Marriage and Return to France

There is no record of exactly when Baret and her husband arrived in France, thus completing her voyage of circumnavigation. Most likely it was sometime in 1775. In April 1776, she received the money that was due to her under Commerson’s will after applying directly to the Attorney General. With this money, she settled with Dubernat in his native village of Saint-Aulaye where he may have set up as a blacksmith.

State Recognition of Services to Botany

In 1785, Baret was granted a pension of 200 livres a year by the Ministry of Marine. The document granting her this pension makes clear the high regard with which she was held by this point:

Jeanne Baret, by means of a disguise, circumnavigated the globe on one of the vessels commanded by Mr de Bougainville. She devoted herself in particular to assisting Mr de Commerson, doctor and botanist, and shared with great courage the labours and dangers of this savant. Her behaviour was exemplary and Mr de Bougainville refers to it with all due credit…. His Lordship has been gracious enough to grant to this extraordinary woman a pension of two hundred livres a year to be drawn from the fund for invalid servicemen and this pension shall be payable from 1 January 1785. She died in Saint-Aulaye on August 5, 1807, at the age of 67.

Honours and Publications

Commerson named many of the plants he collected after friends and acquaintances. One of them, a tall shrub with dark green leaves and white flowers that he found on Madagascar, he named Baretia Bonafidia. But Commerson’s name for this genus did not survive, as it had already been named by the time his reports reached Paris; it is currently known as Turraea. While over seventy species are named in honour of Commerson, only one, Solanum baretiae, honors Baret.

For many years, Bougainville’s published journal – a popular best-seller in its day, in English translation as well as the original French – was the only widely available source of information about Baret. More recent scholarship has uncovered additional facts and documentation about her life, but much of the new information remained little-known and inaccessible to the general public, particularly outside France. The first English-language biography of Baret, by John Dunmore, was not published until 2002, and then only in New Zealand. Other articles appeared only in scholarly journals.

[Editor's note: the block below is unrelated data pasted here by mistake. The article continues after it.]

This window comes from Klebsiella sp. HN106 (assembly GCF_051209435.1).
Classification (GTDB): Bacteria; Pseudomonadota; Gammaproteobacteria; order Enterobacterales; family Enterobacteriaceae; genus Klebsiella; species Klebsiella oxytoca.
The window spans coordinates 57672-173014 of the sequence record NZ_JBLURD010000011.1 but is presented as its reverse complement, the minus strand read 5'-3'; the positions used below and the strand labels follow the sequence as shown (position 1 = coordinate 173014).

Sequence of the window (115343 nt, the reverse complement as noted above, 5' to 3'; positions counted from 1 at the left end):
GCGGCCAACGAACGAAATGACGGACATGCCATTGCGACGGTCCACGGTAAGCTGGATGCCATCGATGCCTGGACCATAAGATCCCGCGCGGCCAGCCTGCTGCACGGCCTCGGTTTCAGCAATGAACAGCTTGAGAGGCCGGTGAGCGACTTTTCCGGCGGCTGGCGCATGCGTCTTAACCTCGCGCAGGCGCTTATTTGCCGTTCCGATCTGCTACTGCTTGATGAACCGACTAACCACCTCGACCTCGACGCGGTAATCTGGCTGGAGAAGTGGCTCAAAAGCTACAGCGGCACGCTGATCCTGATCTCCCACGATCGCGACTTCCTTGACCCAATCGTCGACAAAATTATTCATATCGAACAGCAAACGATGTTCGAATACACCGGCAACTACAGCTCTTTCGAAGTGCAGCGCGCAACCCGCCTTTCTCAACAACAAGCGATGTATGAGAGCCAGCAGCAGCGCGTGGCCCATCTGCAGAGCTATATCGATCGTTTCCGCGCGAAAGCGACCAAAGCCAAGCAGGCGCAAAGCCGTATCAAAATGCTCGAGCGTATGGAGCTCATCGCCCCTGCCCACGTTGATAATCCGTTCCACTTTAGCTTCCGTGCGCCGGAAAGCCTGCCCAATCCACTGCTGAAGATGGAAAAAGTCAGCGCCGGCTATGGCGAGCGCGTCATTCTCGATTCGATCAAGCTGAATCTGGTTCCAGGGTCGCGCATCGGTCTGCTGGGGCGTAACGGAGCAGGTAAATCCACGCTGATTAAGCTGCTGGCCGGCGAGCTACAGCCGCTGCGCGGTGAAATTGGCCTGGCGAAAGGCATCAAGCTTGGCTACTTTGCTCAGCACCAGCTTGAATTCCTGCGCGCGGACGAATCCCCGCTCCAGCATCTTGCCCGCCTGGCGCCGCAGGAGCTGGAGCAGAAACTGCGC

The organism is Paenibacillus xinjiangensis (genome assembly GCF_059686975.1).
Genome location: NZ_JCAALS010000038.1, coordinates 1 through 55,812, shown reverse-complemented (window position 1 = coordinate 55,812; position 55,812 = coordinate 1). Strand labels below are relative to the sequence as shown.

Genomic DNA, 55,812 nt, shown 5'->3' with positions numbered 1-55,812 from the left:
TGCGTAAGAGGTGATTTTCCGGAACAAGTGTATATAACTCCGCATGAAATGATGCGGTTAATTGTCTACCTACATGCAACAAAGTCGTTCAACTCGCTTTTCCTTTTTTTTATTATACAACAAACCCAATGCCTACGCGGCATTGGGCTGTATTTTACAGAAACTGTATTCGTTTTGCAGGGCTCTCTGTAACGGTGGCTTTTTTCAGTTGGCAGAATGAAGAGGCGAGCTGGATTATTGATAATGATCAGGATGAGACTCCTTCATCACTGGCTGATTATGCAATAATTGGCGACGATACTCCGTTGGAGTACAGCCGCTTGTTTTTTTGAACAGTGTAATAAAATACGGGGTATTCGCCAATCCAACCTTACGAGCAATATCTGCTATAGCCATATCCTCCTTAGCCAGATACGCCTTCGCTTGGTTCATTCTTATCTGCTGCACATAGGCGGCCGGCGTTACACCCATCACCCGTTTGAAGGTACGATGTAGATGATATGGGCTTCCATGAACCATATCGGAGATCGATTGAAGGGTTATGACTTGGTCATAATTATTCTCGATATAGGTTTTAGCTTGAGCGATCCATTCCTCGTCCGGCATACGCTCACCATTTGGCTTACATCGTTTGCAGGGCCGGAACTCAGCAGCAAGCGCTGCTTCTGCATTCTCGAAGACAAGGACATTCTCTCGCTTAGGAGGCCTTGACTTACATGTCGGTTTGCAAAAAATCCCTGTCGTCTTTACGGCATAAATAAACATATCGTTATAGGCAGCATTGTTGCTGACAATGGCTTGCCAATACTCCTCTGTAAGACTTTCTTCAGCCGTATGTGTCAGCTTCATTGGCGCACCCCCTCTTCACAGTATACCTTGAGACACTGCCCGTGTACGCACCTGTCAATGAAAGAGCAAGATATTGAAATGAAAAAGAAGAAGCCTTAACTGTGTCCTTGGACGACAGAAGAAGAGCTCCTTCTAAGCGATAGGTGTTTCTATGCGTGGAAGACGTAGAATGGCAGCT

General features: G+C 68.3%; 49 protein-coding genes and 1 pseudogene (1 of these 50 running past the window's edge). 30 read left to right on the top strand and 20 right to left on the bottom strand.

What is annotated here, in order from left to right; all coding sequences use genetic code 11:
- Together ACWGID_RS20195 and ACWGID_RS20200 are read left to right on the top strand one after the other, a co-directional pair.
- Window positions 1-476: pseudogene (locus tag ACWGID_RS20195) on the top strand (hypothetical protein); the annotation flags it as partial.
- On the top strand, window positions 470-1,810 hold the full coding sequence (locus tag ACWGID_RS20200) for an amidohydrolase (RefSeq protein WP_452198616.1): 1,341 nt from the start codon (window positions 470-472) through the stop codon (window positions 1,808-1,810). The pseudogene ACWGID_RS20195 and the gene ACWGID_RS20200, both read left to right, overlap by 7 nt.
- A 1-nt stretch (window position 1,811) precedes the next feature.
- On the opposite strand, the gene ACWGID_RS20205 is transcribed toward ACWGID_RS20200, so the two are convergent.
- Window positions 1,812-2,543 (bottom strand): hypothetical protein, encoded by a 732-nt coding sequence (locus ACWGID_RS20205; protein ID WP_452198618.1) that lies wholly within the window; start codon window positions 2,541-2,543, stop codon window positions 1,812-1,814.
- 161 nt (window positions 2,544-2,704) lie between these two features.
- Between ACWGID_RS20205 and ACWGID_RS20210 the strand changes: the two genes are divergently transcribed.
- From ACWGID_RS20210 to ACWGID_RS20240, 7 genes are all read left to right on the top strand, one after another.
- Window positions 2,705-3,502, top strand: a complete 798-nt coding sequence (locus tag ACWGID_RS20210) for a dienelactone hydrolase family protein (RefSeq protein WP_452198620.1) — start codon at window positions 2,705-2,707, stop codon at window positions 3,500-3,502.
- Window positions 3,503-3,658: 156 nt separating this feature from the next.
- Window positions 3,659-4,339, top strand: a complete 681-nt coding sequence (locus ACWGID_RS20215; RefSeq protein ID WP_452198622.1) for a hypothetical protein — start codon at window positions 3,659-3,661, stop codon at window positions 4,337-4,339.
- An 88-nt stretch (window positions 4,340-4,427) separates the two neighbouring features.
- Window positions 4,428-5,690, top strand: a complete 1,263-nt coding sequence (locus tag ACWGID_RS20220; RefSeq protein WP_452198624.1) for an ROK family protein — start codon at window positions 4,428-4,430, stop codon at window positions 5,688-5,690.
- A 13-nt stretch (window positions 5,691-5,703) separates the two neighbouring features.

The 2010 biography of Baret by Glynis Ridley, The Discovery of Jeanne Baret, brought Baret to the attention of a wider audience and helped to overturn some of the old misconceptions about her life.

Julia Herdman writes historical fiction that puts women to the fore. Her latest book Sinclair, Tales of Tooley Street Vol. 1. is  Available on Amazon 

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History of Women in Science: Gabrielle-Emilie Le Tonnelier de Breteuil, Physicist

History of Women in Science: Gabrielle-Emilie Le Tonnelier de Breteuil, Physicist

Astronomy, mathematics and physics were popular fields of study for many of the brightest 18th-century women with access to money and books. Gabrielle-Emilie Le Tonnelier de Breteuil was one such woman. She was the daughter of the French court’s chief of protocol and her father rather unusually for the time encouraged her education. By the time she was twelve she was fluent in Latin, Italian, Greek and German.

Gabrielle-Emilie was a precocious teenager as well as a child genius; she liked to dance, was a passable performer on the harpsichord, sang opera, and was an amateur actress. Being short of money for books, she used her mathematical skills to devise highly successful strategies for gambling. Her mother Gabrielle-Anne was horrified tried to have her clever daughter sent to a convent.

In 1725 Gabrielle-Emilie married the Marquis du Chatelet at the age of 19 and lived the life of a courtier at the French court. She bore her husband three children, but at age 27 she began studying mathematics seriously and then branched into physics. This interest intensified when she started an affair with the philosopher Voltaire. Their friendship, if not their relationship, was lifelong and one of mutual respect and admiration.

Her philosophical magnum opus, Institutions de Physique or Foundations of Physics, was published in 1740 when she was 34. It was an immediate success, circulated widely, and republished and translated into several other languages within two years of its publication. With a growing reputation in the world of men, she participated in the famous vis viva debate concerning the calculation of the motion of orbiting bodies – the planets. However, Du Chatelet’s most lasting contribution to science was her French translation of Isaac Newton’s Principia, which is still in use today.

At age 43, she fell in love with a young military officer and became pregnant; she died following complications during the birth of their child. Posthumously, her ideas were included in the Encyclopédie of Denis Diderot and Jean le Rond D’Alembert.

Sources: Smithsonian Magazine, Wikipedia, Illustration: The Granger Collection, New York.

Iona McNeal, is a character in my new novel, Sinclair. Iona is a bright young woman, the daughter of the head of Edinburgh’s medical school. She studies mathematics, physics and astronomy at home. You can find out what happens to her in my latest book Sinclair, Tales of Tooley Street Vol. 1. Available on Amazon – Paperback £10.99 and on Kindle